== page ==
13 June 2019
The pooling of the General Annual Grant (GAG) is permitted by the Academies Financial Handbook and has been since 2013. However, in practice, most academies prefer to top slice rather than pool the GAG. With increasing financial pressures facing the sector, this is likely to be considered by more MATs in the future, especially as Lord Agnew, Under Secretary of State for the school system, considers this to be one of the greatest freedoms for MATs.
Why pool GAG?
GAG pooling can be used as a way to further increase efficiencies and improve the overall effectiveness of the MAT and supports the fact that MATs are single financial entities which are responsible for all schools within the MAT.
The centralised fund can then be used to meet the normal running costs of any of its constituent academies within the trust, so the additional funds could be used to:
- Support financially weaker schools within the MAT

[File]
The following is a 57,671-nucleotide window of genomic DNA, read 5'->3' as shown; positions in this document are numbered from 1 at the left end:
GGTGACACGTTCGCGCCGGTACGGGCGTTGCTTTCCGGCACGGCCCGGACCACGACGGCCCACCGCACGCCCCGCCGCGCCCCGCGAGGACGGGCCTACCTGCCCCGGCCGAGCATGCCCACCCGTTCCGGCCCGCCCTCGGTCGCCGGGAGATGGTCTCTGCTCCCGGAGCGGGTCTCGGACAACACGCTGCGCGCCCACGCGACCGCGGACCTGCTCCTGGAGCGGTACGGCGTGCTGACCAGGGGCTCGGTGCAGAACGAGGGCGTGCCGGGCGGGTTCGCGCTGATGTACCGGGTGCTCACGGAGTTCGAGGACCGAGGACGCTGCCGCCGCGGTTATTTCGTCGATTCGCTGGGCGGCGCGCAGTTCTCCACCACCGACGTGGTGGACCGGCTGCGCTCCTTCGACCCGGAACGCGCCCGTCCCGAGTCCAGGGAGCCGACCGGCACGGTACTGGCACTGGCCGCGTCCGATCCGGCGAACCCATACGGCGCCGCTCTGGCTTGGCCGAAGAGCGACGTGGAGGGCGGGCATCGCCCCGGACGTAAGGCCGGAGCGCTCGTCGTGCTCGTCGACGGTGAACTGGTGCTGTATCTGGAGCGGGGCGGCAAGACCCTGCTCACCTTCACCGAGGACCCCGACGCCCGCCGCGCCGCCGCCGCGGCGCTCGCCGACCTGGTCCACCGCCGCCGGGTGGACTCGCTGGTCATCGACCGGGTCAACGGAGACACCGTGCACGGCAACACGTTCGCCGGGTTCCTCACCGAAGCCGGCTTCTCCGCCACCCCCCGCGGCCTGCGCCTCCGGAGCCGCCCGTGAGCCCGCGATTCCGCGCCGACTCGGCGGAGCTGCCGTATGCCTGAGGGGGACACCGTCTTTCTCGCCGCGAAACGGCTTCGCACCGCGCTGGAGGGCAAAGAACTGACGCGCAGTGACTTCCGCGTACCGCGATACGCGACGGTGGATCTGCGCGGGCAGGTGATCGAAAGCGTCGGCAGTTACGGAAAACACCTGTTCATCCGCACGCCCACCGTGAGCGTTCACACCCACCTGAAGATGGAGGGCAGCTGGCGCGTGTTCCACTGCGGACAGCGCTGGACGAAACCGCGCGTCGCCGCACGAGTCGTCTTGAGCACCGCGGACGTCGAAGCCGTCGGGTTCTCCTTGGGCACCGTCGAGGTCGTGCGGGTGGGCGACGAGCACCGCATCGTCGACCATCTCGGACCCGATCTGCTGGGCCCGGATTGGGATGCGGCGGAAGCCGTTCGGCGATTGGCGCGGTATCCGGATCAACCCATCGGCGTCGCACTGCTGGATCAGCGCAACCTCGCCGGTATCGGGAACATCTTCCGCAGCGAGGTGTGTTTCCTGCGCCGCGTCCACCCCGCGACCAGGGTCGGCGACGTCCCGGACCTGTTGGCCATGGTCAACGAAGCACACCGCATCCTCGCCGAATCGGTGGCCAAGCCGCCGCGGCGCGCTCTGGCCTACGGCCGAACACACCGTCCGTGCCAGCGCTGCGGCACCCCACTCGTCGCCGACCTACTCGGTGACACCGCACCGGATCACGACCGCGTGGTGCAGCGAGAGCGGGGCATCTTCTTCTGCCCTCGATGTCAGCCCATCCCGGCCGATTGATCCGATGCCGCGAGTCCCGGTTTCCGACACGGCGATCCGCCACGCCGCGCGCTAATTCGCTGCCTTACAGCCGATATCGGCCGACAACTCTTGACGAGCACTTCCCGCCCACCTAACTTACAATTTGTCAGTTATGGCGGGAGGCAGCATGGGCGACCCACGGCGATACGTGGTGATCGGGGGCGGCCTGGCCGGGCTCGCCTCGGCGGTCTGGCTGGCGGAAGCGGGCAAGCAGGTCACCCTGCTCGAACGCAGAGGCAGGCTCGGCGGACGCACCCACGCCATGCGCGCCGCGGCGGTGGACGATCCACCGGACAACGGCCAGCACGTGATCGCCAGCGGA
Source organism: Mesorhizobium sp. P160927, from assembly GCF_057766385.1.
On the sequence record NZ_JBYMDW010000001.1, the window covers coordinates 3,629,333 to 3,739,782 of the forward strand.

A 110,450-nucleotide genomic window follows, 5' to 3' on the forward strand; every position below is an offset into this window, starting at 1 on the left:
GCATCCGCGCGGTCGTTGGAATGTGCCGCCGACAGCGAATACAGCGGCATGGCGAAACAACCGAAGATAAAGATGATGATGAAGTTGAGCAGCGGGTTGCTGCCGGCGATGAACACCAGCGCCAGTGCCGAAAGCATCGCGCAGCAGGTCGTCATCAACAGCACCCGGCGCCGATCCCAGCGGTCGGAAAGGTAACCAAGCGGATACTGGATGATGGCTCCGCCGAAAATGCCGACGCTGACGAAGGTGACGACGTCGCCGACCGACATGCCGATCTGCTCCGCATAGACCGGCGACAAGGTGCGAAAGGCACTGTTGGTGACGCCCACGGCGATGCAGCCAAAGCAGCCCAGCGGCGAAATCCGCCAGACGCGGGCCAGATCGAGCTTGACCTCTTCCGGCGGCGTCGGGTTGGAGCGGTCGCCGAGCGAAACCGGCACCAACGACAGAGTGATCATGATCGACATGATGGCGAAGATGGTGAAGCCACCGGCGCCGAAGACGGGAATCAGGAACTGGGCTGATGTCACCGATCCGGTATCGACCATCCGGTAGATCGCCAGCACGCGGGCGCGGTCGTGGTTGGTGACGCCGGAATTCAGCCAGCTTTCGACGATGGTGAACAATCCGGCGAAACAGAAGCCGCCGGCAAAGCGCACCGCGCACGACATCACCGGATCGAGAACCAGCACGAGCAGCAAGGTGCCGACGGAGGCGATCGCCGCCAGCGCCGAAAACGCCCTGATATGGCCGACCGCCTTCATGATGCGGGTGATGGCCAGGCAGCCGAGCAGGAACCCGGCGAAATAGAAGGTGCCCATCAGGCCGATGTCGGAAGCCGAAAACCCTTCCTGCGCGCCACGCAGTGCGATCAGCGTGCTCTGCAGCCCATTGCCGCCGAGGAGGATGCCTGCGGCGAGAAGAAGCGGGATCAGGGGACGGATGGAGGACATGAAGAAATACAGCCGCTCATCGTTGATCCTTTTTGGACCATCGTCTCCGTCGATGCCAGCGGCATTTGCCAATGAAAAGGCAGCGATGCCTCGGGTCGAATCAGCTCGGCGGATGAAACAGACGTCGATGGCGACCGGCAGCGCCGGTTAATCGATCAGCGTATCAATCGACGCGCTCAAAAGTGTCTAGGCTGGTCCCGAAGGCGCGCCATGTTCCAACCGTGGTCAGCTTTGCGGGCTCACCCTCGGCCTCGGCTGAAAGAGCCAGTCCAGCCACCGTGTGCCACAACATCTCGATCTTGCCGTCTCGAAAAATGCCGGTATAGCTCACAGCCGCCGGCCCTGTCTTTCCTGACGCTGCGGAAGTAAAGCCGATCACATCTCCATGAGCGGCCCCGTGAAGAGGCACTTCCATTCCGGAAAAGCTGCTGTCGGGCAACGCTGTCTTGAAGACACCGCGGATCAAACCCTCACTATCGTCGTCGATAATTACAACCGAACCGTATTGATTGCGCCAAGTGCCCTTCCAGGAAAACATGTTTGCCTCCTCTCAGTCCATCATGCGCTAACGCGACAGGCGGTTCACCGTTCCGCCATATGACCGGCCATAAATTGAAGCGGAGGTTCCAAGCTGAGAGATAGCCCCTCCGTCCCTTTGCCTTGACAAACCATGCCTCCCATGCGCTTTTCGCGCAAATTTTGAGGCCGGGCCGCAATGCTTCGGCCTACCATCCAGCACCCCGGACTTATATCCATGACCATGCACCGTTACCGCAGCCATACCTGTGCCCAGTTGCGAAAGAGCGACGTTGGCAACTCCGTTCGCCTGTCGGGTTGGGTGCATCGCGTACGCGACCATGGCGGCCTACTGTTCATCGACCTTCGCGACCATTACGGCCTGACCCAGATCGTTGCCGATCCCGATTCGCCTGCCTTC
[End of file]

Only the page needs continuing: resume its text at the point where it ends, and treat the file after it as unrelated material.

- Direct funds to a school that requires investment
- Reduce the disparities in the funding between schools within a MAT.
Factors to consider
If there are extremes within a MAT where some schools have a large surplus and others with deficits, then there is a case to pool the GAG, and although the ESFA is interested in individual school performance, it is more concerned with the overall sustainability of the MAT. On the other hand, if all the schools in the MAT are at breakeven or in deficit, then pooling the funds is not likely to achieve the desired results.
If a MAT does go down the road of pooling GAG funding, it must consider the funding needs and allocations of each academy within the trust and must have an appeals process in place as per the Financial Handbook. The more specific you are with your policies on how the pooled resources will be allocated or used, the more you will reduce the chance of potential issues later on. Lack of detail can sometimes cause distrust between the schools and the MAT.
The National Funding Formula aims to balance funding across all schools but from discussions with various clients this is still not the case. If it does achieve its goal, then GAG pooling is likely to not be required going forward.
There really isn’t a one size fits all answer as to whether MATs should pool GAG funding. Each MAT should consider its own financial position and whether it could benefit from GAG pooling. For any additional advice please speak to your local academy expert.
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